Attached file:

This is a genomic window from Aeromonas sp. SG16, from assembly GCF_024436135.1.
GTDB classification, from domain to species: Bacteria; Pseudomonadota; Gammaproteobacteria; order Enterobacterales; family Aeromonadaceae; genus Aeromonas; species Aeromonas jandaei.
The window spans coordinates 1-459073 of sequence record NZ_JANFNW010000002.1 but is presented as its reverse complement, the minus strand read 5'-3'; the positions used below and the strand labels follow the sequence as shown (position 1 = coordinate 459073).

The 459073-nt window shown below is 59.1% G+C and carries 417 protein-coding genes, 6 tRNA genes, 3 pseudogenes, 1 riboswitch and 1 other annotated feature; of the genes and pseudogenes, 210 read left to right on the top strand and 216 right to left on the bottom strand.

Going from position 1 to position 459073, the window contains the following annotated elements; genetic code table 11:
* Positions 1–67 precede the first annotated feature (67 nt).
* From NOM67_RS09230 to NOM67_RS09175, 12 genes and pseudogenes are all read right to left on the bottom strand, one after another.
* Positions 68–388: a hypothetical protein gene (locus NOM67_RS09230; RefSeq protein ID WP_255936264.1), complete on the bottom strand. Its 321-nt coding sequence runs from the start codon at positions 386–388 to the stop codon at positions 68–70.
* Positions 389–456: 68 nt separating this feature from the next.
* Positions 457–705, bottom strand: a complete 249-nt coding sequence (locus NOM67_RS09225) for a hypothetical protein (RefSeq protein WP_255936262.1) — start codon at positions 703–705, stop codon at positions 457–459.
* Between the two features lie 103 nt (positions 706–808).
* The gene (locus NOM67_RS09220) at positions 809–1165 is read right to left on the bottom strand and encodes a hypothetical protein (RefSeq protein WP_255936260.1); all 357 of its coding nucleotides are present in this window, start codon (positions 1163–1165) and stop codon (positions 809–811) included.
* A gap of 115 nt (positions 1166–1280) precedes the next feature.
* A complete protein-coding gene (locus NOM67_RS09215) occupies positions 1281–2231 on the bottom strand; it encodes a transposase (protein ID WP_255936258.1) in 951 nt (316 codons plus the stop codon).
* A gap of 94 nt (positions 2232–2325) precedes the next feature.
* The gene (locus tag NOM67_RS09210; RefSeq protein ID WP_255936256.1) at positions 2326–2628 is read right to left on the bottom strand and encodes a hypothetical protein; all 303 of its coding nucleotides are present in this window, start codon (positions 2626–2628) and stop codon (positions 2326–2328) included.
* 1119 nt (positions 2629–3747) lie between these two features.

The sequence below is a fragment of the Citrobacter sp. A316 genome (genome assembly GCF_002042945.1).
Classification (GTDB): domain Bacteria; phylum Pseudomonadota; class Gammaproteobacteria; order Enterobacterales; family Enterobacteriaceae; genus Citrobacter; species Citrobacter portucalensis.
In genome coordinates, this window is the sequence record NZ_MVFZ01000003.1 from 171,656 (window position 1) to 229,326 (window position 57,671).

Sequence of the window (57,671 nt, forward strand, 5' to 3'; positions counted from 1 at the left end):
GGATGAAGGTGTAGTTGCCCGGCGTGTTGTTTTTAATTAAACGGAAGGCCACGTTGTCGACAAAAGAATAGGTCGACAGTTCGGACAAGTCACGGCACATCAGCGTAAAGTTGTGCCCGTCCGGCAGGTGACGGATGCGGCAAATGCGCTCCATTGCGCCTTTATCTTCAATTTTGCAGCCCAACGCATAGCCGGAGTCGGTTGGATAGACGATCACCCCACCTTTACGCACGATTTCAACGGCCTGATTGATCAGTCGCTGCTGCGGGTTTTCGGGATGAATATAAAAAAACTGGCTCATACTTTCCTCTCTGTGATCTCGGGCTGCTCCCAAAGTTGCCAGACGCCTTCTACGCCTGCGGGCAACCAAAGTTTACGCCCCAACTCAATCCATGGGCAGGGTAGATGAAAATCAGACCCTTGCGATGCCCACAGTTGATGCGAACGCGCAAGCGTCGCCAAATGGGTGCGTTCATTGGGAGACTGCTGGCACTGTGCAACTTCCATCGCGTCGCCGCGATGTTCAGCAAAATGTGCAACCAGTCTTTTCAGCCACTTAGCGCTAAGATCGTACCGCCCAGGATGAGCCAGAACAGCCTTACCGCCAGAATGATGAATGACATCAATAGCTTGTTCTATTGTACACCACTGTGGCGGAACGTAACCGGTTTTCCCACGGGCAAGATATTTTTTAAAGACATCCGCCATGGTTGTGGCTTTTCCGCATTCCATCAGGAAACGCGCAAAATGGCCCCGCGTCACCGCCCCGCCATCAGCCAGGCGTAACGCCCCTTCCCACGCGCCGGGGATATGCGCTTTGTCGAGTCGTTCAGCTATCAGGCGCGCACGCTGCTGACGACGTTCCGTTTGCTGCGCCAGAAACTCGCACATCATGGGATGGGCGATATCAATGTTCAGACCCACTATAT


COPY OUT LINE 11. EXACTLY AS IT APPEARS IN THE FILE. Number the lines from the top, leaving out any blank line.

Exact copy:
* Between the two features lie 103 nt (positions 706–808).